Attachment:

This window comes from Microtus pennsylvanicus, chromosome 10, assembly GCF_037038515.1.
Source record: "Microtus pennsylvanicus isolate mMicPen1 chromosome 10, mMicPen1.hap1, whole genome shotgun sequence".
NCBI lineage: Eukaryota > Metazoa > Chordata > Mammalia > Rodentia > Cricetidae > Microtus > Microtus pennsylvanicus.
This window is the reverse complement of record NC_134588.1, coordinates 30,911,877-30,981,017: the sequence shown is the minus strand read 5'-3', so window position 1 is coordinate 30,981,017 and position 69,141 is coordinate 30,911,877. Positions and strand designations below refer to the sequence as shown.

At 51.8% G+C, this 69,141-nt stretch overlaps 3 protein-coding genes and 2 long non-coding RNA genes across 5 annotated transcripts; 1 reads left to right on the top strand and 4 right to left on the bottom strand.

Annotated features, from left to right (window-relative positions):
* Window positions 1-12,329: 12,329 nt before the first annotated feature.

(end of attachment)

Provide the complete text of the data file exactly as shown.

This window comes from Microtus pennsylvanicus, chromosome 10, assembly GCF_037038515.1.
Source record: "Microtus pennsylvanicus isolate mMicPen1 chromosome 10, mMicPen1.hap1, whole genome shotgun sequence".
NCBI lineage: Eukaryota > Metazoa > Chordata > Mammalia > Rodentia > Cricetidae > Microtus > Microtus pennsylvanicus.
This window is the reverse complement of record NC_134588.1, coordinates 30,911,877-30,981,017: the sequence shown is the minus strand read 5'-3', so window position 1 is coordinate 30,981,017 and position 69,141 is coordinate 30,911,877. Positions and strand designations below refer to the sequence as shown.

At 51.8% G+C, this 69,141-nt stretch overlaps 3 protein-coding genes and 2 long non-coding RNA genes across 5 annotated transcripts; 1 reads left to right on the top strand and 4 right to left on the bottom strand.

Annotated features, from left to right (window-relative positions):
* Window positions 1-12,329: 12,329 nt before the first annotated feature.